Ann Markusen’s Creative Cities: A 10-Year Research Agenda provides a comprehensive review of the past decade of urban arts and culture research. While some questions about the role of arts and culture in urban economic development have been adequately explored, others require further attention.
Markusen first addresses the heavily researched impacts of arts and culture on urban economic development. Upon reviewing over a dozen studies spanning four decades, she concludes that, from job creation to tourism to productivity to sales, investing in arts and cultural activities is now commonly understood to offer economic returns to urban communities. She also cautions, however, that this reasoning is still underdeveloped simply because increased spending at any level will likely boost jobs and profits.
Her review also highlights the complexities of place—particularly how artists and cultural consumers, as well as arts organizations, decide where to locate and participate. For example, she explores the complicated relationship between arts venue location, neighborhood characteristics, and expected patronage. A small theater may choose to locate in a neighborhood that has a heavy patronage in the surrounding area, whereas a large flagship theater may draw from a much larger area, requiring a location with parking, street access, and transit. Thus, venue location and neighborhood characteristics are strongly tied to expected participation.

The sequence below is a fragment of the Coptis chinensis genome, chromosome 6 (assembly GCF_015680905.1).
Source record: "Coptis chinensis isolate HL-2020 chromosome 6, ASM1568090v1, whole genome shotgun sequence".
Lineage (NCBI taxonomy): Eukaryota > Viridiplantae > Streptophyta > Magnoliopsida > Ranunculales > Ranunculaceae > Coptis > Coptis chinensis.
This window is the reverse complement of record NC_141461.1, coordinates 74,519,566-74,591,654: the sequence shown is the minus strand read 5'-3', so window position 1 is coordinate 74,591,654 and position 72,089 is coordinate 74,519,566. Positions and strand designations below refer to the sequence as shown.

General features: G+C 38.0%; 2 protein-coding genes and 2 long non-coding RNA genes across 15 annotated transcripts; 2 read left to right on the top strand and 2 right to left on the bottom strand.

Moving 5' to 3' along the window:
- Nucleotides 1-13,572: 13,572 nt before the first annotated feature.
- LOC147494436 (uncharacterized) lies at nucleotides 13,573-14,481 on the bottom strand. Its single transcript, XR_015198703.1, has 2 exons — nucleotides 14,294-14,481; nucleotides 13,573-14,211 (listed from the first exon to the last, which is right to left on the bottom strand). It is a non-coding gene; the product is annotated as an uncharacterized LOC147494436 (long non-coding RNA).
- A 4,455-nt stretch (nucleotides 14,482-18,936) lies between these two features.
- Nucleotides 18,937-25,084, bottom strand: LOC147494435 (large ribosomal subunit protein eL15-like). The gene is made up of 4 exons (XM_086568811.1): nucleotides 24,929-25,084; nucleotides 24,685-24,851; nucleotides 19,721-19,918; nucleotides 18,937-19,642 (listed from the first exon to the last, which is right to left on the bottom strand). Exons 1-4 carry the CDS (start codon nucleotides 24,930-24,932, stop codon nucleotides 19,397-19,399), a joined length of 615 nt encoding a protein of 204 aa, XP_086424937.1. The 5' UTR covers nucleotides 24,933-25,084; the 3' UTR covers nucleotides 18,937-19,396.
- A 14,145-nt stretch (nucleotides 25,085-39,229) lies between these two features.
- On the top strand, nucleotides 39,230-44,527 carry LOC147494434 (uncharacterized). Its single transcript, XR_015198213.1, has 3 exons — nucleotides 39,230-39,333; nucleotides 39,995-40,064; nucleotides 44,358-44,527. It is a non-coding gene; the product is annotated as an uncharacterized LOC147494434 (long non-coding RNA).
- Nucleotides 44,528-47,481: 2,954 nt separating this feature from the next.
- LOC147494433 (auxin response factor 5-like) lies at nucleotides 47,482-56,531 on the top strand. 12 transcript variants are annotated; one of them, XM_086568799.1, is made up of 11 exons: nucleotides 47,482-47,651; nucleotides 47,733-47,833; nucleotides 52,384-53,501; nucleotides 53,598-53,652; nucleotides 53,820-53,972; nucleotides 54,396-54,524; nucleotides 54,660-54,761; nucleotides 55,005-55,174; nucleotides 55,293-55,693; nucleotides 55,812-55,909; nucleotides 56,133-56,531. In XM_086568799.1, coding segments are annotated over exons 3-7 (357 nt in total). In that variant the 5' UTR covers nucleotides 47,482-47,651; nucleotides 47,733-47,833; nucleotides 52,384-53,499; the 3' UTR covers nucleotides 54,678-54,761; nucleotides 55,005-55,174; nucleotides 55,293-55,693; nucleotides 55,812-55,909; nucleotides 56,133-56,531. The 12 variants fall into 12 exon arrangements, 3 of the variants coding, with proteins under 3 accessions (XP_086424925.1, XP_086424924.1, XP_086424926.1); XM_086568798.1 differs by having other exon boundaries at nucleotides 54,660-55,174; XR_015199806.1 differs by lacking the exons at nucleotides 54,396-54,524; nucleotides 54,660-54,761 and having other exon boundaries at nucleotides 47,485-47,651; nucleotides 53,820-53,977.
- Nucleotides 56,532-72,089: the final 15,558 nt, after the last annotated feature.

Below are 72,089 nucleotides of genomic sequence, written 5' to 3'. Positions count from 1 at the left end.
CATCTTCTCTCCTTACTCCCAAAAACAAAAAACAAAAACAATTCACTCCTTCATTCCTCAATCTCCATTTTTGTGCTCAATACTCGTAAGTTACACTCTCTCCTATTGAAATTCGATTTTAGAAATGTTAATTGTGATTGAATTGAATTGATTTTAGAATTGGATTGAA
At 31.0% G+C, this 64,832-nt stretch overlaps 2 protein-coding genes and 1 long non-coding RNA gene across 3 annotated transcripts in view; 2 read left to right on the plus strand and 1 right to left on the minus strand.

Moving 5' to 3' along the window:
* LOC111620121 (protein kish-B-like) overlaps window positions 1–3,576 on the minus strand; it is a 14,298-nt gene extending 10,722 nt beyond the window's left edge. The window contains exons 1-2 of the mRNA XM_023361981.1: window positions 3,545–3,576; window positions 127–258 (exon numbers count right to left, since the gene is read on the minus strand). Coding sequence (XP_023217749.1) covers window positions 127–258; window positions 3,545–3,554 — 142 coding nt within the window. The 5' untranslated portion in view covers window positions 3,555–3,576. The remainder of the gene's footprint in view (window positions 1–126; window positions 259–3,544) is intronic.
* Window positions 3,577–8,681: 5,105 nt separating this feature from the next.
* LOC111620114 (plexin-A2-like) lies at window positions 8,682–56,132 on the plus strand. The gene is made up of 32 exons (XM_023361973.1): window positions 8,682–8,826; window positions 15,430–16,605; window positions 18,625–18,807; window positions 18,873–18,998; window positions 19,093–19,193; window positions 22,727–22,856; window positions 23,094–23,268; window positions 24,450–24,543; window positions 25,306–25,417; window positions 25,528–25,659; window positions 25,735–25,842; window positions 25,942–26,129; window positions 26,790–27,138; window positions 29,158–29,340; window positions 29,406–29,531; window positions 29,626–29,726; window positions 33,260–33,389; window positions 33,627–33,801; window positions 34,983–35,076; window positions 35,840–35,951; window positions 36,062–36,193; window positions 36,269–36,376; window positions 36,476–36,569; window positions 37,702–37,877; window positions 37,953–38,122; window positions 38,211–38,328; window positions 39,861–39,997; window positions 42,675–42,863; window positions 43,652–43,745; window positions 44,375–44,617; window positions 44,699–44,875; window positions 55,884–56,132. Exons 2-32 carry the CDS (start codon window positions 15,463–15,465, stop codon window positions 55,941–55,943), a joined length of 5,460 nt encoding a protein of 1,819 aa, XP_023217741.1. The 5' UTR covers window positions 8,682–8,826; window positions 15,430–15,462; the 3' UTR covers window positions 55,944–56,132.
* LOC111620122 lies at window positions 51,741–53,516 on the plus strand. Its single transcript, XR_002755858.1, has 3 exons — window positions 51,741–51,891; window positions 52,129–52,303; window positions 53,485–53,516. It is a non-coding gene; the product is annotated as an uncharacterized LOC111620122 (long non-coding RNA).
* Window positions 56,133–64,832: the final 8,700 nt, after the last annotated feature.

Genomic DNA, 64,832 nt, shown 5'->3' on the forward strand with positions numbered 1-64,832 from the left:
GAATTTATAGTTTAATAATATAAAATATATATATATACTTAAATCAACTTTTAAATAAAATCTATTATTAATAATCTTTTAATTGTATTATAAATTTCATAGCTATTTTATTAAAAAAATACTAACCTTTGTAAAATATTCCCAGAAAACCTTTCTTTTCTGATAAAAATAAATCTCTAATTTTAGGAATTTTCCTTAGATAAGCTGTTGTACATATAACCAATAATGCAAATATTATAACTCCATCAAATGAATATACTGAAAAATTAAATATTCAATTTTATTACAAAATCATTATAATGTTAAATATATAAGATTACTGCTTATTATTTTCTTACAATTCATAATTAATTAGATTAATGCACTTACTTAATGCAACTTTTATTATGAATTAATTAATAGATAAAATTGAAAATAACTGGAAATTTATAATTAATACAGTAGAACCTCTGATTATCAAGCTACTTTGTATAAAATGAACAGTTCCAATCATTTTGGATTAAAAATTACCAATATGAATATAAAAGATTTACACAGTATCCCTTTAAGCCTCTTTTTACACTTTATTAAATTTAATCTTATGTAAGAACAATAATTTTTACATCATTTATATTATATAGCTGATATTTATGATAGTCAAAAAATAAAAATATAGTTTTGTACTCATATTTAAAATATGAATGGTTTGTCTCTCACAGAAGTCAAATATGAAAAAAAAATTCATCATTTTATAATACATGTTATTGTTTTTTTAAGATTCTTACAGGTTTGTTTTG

According to Markusen, many of the current holes in arts and policy research could be filled with access to better data. This is especially true for Markusen’s final major area of focus: research pertaining to demographic diversity and the arts. She notes the relative dearth of data about cultural audiences with a range of ethnic, class, and national backgrounds. Thus, it is beneficial for arts and cultural policy makers to consider how and why different demographic groups choose to participate in the arts. In Minneapolis, for example, the Guthrie Lab Theatre’s production of Nickel and Dimed was extended for many weeks due to its exploration of minimum wage work, which appealed to union workers. Similarly, Minneapolis’s Heart of the Beast Puppet and Mask Theatre strategically changed its programming to appeal to the increasing number of Latinos in the theatre’s patronage area. Thus, for arts organizations to be fiscally sustainable and culturally inclusive, researchers must explore ways to apply new methodologies to answer the question: who participates, where, and why?
Markusen synthesizes topics at the heart of 21st-century arts and cultural research, and calls for studies that span formerly rigid academic disciplines, employ mixed methodologies, and incorporate comparative perspectives.
Markusen, Ann. 2014. "Creative Cities: A 10-Year Research Agenda." Journal of Urban Affairs, 36(S2): 567-589.